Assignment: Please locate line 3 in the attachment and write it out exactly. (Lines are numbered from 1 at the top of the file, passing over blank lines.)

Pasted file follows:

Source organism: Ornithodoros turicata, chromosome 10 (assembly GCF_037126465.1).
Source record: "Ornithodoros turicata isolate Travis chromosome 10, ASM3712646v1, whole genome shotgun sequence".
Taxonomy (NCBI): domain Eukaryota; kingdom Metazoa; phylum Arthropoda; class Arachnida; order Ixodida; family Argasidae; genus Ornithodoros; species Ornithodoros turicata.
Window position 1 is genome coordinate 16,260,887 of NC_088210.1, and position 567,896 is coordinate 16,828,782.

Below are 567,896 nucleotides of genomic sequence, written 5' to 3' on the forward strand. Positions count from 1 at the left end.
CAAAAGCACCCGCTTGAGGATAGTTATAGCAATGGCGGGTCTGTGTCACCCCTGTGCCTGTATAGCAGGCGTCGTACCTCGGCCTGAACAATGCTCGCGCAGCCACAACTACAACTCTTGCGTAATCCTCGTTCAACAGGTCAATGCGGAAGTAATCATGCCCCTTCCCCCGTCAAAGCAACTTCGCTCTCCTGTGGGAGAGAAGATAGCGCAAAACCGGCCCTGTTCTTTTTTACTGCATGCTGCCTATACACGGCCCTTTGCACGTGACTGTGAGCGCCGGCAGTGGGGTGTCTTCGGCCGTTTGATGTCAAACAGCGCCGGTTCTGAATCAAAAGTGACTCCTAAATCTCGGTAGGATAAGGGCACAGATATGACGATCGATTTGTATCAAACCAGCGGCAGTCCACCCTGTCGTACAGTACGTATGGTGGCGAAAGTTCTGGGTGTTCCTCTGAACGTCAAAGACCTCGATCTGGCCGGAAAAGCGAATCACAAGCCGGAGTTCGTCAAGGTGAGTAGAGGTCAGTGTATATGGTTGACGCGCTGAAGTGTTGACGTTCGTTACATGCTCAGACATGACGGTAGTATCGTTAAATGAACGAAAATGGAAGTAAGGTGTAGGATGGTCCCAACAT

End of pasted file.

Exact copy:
Taxonomy (NCBI): domain Eukaryota; kingdom Metazoa; phylum Arthropoda; class Arachnida; order Ixodida; family Argasidae; genus Ornithodoros; species Ornithodoros turicata.